Beit Midrash

  • Torah Portion and Tanach
  • Ki Tavo
To dedicate this lesson

Ki Tavo


Rabbi Berel Wein

This week’s parsha, as do the next few parshiyot of the Torah as well, combines in its text exalted hopes and blessed situations with dire predictions and warnings of wretched events that will somehow all occur to the Jewish people in its long history. There are wonderful blessings and predictions of happiness and stability and unlimited success in the parsha. There are also almost unspeakably dire predictions of how close the Jewish people will come to annihilation and disappearance in the future. It is as though, so to speak, on the surface of the text the Torah cannot make up its mind regarding the Jewish future and destiny. And it must also be noted that the Torah makes little provision in its statements for an "ordinary" existence. It always seems to be an "all or nothing" situation for the Jewish people - great moments of triumph and/or desperate times of persecution, discrimination and potential destruction. Part of the main unfulfilled hope of secular Zionism was to make the Jewish people "normal" - to avoid the extreme swings of Jewish life and history. But it is obvious that the State of Israel, the crowning achievement of Zionism, has not succeeded in making us "normal." We are not Paraguay or Australia and in the short space of time - sixty two years is only a blink of an eye in terms of history - of Israel’s existence as an independent sovereign nation it and the Jewish world has experienced soaring moments of success and miraculous accomplishments as well as terrible times of tension, pressures, fear and loss. Apparently this pattern is destined to continue and it has truly been the hallmark of Jewish life over the past century of our existence.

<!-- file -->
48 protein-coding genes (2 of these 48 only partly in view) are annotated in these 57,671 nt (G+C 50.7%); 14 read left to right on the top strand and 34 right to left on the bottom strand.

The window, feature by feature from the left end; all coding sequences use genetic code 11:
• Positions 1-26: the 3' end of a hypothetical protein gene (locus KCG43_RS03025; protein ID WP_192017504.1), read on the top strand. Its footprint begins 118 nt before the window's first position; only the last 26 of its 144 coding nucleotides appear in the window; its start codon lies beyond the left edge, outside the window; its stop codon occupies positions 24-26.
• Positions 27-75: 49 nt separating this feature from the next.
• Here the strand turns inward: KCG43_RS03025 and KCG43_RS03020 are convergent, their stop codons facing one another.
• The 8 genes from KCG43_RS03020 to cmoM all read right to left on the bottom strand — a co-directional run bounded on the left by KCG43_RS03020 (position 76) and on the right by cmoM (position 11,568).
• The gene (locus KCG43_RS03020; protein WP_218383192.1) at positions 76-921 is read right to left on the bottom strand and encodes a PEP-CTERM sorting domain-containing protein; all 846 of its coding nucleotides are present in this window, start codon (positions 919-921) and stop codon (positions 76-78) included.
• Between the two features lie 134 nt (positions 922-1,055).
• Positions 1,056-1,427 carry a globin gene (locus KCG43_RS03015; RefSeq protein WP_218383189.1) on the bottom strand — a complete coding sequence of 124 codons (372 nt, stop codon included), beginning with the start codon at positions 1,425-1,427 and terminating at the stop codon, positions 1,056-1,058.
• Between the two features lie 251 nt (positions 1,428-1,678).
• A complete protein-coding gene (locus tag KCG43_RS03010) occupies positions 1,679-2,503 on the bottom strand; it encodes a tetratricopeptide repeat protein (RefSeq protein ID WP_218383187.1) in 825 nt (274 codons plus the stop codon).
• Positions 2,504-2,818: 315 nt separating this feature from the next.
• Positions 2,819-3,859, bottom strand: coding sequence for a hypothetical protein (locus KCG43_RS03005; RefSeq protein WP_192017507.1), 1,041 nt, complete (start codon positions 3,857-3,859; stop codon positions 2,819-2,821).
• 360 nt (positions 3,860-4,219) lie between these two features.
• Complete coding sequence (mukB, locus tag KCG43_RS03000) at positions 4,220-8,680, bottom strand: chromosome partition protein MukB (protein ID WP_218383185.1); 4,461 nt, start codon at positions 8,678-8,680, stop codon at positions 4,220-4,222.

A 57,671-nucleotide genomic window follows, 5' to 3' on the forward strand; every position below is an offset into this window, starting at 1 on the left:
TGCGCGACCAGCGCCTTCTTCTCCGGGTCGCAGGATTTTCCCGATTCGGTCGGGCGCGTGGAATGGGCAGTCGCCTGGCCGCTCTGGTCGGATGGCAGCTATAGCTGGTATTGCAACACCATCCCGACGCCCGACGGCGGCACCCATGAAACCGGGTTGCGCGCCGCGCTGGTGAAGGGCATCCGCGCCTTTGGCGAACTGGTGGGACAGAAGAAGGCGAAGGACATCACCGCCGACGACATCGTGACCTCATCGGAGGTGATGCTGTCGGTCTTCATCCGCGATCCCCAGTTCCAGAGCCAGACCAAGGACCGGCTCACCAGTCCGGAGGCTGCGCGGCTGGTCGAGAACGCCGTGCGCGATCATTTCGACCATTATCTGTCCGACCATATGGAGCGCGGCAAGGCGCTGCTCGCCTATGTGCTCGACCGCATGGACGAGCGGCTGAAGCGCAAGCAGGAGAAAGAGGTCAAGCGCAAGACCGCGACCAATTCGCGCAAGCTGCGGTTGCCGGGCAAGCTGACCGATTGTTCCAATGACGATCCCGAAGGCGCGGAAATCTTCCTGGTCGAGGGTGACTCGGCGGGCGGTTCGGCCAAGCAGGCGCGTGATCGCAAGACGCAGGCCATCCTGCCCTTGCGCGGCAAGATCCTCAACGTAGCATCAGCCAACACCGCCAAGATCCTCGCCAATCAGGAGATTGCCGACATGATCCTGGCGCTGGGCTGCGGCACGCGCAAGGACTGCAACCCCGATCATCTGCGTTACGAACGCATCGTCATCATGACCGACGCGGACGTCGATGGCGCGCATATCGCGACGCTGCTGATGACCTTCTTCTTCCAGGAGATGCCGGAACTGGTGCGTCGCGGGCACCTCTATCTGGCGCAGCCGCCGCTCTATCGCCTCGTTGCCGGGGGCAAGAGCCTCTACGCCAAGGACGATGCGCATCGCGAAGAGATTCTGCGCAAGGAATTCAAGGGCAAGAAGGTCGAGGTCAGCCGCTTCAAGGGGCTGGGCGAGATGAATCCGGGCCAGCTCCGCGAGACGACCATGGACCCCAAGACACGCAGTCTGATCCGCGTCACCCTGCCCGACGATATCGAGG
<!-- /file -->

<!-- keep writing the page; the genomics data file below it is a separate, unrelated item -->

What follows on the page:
The Torah indicates that which end of the pendulum we will be on is partially dependent upon us and our behavior and spiritual thoughts, plans and acts. Just as the events of Jewish life always appear to us as being somewhat extreme, so our goals and behavior are also judged in extremism, so to speak. We always have to aim high for ourselves, very high, when it comes to matters of personal development and spiritual attainment and Torah observance. The status quo is an unacceptable state of being in the matter of spirit and tradition. A business that does not grow at least incrementally will surely sink. The same is true for human beings in their spiritual growth. This is essentially the message of Elul and the High Holy days now coming upon us for good and blessings. Even though spirituality and faith behavior exists in extremes as I have pointed out above, all extremism must be tempered by a recognition of one’s true self and capabilities and thus reasonable and reachable goals should always be our true agenda. Religious life is not a sprint race. It is a long marathon requiring pace, consistency, training and commitment. There will be a day of greatness and tranquility for the Jewish people. So we are told by our prophets who have never misled us. But we have to do our part to make that promise a reality.
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